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Get Real: Cultured Dairy Basics

**This post is part of the Get Real series. Please remember that this is meant as a learning community. We know that many of you are passionate about what you do and we want you to express that, just please do so in a way that will be an encouragement and aid to others making a transition. We want this to be a “safe space” for participants to learn. For that reason, we reserve the right to delete any comments that are not handled in this manner.

Hi, I’m Wardeh from GNOWFGLINS. GNOWFGLINS is a mouthful, I know. It means Enjoying “God’s Natural, Organic, Whole Foods, Grown Locally, In Season.” (Because you were dying to know, right?) I’m here today sharing today about cultured dairy and especially homemade cultured dairy. This is a topic dear to my heart. At various times, my family and I have raised dairy goats and a milk cow. Culturing is something you’ve got to do to keep up with milk! Plus it tastes so good you just can’t get over it. Let’s get into this!

What is Cultured Dairy?

The world round, cultured dairy makes a dish! Can you imagine tacos or burritos without sour cream? Fruit without yogurt? A sandwich without good cheese?

All those dairy foods I mentioned are cultured. A culture (beneficial organisms) are introduced into milk or cream, then over time they consume the milk sugars (lactose). The acids they produce curdle or thicken the dairy and add wonderful flavor. That’s cultured dairy at its most basic level, though it can be more complicated with the addition of rennet to make curds and cheese presses and so on. But basically, that is cultured dairy in a nutshell.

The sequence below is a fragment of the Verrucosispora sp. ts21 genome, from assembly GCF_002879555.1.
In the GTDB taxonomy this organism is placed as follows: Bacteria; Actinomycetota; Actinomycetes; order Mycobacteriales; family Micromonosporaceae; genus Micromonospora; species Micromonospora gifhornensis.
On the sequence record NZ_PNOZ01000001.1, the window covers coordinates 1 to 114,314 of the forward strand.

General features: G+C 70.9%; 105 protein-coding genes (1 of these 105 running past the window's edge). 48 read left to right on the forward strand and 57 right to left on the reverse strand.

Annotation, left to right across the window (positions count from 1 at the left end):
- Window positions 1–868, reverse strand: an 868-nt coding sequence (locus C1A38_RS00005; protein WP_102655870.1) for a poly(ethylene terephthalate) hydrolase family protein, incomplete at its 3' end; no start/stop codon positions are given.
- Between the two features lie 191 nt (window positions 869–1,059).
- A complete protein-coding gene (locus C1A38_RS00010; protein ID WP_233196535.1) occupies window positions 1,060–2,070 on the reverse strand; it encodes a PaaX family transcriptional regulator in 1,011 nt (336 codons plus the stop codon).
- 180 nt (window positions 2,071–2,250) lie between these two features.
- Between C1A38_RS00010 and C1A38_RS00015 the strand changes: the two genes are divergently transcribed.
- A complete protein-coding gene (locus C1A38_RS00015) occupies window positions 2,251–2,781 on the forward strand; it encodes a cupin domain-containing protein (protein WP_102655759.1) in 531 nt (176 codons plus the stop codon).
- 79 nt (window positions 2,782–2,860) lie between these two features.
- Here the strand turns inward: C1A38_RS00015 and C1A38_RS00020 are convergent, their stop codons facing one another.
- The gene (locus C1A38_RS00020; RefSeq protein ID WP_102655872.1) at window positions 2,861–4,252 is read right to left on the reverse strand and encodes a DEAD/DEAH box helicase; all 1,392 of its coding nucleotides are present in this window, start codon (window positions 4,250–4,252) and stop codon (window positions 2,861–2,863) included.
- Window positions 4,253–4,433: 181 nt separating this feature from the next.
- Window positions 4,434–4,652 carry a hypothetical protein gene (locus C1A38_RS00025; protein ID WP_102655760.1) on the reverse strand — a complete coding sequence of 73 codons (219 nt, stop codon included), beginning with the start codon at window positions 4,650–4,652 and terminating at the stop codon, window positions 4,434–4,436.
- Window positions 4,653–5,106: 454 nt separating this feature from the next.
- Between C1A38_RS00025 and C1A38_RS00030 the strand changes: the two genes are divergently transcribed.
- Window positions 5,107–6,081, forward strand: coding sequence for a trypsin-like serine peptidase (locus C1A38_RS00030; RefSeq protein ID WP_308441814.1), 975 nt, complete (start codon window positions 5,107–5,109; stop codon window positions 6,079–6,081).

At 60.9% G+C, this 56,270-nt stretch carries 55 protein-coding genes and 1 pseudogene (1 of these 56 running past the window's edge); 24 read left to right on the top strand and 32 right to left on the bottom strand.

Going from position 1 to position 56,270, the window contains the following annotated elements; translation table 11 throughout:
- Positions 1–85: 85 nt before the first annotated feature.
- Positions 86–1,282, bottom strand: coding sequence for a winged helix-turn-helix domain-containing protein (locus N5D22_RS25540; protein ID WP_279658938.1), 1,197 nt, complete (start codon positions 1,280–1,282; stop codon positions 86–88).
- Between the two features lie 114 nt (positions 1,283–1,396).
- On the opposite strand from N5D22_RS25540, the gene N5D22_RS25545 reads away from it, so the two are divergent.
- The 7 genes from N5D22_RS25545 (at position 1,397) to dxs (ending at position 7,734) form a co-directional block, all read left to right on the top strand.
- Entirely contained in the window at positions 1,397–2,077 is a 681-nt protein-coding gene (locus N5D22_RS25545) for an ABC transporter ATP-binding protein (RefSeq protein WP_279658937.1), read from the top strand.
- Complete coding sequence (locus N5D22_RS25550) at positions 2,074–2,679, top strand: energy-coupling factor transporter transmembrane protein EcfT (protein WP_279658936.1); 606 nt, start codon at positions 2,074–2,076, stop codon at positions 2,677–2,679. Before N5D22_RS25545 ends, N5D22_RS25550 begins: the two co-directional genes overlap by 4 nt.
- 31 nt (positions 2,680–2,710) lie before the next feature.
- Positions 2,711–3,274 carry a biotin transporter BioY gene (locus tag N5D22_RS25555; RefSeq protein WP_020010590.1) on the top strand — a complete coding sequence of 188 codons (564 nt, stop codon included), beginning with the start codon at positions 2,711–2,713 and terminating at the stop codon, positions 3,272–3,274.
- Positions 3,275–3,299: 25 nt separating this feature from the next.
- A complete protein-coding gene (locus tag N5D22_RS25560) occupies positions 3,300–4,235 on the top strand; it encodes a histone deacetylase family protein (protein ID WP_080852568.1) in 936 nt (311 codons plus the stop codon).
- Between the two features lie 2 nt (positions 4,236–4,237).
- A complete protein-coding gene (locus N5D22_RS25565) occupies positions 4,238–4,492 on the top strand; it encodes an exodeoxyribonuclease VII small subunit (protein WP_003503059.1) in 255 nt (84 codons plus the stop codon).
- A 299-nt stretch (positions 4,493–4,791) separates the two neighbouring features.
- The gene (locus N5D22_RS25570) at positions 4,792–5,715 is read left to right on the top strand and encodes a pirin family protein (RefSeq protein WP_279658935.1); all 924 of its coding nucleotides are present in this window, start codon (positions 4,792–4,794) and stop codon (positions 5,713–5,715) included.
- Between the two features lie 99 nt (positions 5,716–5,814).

What’s So Great About Cultured Dairy?

Most everybody loves cultured dairy. But beyond taste, what’s so great about cultured dairy? Let’s talk about that, but please keep in mind that not all the “cultured” dairy at the store is truly cultured nor good for you. Lots of products contain fillers, or have been heated, or were created some other way than through culturing. We’re talking here about cultured dairy that is made by the process I described above, and in addition, the final product is not heated.